If you have yet to create an estate plan, you’re not alone. A recent survey of American adults revealed that, overall, only 32.9% of them have an estate plan in place. Broken down by demographics, the figures show the following:
- 18-34 years old – 26.8%
- 35-54 years old – 22.5%
- 55 years old and older – 44.0%
Unfortunately, the majority of people seldom, if ever, think about estate planning. Why? The most common reasons are that they think they’re “too young” or “too poor” to need one. However, nothing could be further from the truth.
One of the best times to create a simple estate plan is when you become a young adult and move away from home. Why? Because the purpose of an estate plan is not only to designate who you want to receive your assets upon your death, but also to protect you during your lifetime.
For instance, you may well have definite ideas about the types of health care you want and don’t want in the event you become too ill, injured or incapacitated to make your wishes known to the medical professionals who are providing you with care at that time. Having a living will, advance healthcare directive and medical power of attorney in place solves this dilemma and are critical parts of your estate plan.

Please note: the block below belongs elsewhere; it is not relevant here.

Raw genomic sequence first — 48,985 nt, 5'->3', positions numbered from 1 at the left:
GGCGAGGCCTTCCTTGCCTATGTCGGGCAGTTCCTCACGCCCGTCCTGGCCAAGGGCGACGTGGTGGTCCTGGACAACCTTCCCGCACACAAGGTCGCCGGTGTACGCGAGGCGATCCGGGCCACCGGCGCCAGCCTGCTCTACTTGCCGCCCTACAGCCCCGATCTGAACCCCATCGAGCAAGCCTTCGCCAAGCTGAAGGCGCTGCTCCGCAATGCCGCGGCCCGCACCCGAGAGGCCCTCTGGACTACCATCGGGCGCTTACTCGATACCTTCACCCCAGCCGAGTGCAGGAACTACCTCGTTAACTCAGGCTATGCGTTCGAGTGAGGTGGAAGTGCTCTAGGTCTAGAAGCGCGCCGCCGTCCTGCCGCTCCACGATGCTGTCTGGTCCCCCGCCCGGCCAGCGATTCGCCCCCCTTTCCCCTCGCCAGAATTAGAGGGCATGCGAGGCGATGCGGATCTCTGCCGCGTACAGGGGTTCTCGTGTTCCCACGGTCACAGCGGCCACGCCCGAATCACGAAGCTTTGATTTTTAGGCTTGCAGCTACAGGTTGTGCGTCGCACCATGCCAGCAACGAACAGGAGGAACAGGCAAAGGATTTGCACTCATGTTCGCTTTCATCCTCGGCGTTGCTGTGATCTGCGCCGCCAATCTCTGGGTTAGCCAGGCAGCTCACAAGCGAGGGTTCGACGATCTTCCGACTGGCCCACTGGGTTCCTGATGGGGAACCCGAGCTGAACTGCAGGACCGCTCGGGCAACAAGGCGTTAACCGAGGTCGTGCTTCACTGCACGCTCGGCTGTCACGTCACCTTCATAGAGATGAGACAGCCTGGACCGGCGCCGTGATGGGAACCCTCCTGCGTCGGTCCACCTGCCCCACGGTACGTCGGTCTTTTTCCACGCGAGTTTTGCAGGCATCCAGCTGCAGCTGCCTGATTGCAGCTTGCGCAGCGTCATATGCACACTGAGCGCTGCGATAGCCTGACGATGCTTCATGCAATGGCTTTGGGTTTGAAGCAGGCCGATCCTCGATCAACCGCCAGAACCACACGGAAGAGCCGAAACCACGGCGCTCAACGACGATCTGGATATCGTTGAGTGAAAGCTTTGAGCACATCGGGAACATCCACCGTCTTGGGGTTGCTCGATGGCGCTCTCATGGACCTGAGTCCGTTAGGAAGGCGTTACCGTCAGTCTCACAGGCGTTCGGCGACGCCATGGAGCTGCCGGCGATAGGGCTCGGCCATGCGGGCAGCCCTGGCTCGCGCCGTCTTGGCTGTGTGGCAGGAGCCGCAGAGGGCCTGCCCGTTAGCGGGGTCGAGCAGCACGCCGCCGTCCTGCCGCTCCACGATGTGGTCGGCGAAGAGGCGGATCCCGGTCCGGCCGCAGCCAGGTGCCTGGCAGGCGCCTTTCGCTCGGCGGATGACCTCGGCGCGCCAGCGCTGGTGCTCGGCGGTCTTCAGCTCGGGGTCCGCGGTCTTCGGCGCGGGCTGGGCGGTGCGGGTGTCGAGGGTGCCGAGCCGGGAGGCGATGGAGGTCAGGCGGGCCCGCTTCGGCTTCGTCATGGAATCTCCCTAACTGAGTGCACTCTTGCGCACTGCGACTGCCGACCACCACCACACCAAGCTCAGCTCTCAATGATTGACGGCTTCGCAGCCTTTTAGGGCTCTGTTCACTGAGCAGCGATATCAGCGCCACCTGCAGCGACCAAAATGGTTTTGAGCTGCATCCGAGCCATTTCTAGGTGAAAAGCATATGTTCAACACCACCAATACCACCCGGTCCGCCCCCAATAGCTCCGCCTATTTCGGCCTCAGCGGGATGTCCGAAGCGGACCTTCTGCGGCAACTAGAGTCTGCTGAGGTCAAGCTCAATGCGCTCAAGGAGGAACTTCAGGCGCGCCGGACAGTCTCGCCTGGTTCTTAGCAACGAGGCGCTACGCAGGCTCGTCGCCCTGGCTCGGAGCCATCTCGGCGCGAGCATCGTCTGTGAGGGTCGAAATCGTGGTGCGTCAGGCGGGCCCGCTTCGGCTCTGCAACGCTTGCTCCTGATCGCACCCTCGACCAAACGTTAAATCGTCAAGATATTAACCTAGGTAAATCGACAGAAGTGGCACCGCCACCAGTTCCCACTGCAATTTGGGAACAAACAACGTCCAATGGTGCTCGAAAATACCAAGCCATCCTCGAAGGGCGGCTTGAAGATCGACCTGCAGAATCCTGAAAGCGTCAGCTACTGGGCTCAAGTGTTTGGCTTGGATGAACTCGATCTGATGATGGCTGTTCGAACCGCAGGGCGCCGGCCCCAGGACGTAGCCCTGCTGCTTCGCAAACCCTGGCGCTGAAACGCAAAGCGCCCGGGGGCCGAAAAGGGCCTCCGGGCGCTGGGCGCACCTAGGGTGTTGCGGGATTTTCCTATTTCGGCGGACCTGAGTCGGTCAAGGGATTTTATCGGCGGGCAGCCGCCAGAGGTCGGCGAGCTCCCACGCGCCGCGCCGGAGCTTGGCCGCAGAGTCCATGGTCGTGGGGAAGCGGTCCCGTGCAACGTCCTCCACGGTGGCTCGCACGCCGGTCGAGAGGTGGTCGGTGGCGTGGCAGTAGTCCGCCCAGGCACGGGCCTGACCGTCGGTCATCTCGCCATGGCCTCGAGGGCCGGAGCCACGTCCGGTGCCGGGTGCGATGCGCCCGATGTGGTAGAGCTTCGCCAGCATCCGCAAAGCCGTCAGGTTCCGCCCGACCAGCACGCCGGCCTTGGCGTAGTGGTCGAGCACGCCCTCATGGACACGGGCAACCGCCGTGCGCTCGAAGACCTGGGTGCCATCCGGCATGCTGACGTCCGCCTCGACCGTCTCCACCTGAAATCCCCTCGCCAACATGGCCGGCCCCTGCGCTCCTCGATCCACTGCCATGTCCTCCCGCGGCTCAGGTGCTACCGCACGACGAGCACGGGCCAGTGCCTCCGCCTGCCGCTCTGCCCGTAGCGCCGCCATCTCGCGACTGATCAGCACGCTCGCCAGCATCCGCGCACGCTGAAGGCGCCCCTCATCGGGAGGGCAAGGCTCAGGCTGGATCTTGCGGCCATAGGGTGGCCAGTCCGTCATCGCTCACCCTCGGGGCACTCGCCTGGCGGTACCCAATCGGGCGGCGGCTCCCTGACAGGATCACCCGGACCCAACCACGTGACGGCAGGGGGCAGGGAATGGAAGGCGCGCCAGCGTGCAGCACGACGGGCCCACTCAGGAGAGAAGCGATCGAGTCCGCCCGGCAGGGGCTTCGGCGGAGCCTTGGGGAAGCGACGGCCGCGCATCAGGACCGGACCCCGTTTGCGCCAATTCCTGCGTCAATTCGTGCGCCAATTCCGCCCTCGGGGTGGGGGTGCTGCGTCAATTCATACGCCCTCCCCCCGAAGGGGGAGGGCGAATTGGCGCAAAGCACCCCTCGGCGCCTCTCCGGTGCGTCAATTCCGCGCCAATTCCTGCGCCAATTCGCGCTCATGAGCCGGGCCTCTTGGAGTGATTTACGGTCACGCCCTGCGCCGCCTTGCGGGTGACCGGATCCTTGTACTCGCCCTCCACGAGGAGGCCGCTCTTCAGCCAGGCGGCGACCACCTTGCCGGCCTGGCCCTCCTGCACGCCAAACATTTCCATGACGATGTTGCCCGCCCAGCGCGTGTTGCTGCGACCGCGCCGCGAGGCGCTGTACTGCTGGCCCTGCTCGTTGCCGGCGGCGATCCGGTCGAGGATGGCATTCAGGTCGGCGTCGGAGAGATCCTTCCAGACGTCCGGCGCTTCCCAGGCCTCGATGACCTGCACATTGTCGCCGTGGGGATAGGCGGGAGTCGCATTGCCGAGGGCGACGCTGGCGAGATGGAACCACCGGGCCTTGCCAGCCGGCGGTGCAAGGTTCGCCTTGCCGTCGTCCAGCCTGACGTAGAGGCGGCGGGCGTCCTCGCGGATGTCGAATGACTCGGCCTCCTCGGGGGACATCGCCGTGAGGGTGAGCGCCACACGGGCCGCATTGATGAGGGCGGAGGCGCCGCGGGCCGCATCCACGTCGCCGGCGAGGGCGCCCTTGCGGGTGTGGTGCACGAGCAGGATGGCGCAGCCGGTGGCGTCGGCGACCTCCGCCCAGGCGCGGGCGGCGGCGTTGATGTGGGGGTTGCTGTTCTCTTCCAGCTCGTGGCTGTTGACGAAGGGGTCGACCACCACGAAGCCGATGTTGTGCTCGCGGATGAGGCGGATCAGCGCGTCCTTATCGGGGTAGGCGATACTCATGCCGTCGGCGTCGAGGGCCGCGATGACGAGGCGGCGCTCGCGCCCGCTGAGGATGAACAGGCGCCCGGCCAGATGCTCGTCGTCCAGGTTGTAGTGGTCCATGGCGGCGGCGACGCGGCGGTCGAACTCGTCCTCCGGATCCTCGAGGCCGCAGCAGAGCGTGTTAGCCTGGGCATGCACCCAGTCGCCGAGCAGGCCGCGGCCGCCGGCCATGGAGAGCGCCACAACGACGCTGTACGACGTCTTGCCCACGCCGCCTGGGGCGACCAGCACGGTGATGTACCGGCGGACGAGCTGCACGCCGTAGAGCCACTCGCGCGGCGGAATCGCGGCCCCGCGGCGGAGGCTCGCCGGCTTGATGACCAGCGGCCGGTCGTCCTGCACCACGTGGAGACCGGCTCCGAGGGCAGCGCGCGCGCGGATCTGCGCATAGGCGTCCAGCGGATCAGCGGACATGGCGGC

Keep in mind that, with few exceptions, none of your estate planning documents are written in stone. You can revise, update and even rescind them as your life progresses and your needs change. You’ll definitely want to update your estate plan once you marry so as to reflect your new spouse’s role in your life.
The next time your estate plan needs updating is any time that you and your spouse have or adopt a child. Either way, the two of you have now made a long-term commitment to provide for and care for someone else. Now is the time to revise your respective wills to designate the person or people you want to finish raising your child or children in the event both of you die in the same accident or other catastrophic event.
However, what about your children’s financial situation during their minority? No state allows a minor, usually defined as someone under the age of 18, to own property in his or her own name. Consequently, the birth or adoption of a child is a great time to establish a trust for his or her benefit.
If you plan to use one trust to benefit all of your children, you should update it at the birth or adoption of each successive child, adding his or her name to the list of beneficiaries.
All in all, the best time to create an estate plan is now. The best time to update it is whenever you undergo a life-changing event.
You’ll be glad to know that estate planning need not be an overly complicated or time-consuming undertaking. The professionals at AmeriEstate Legal Plan, Inc. are here to guild you through every step of the process.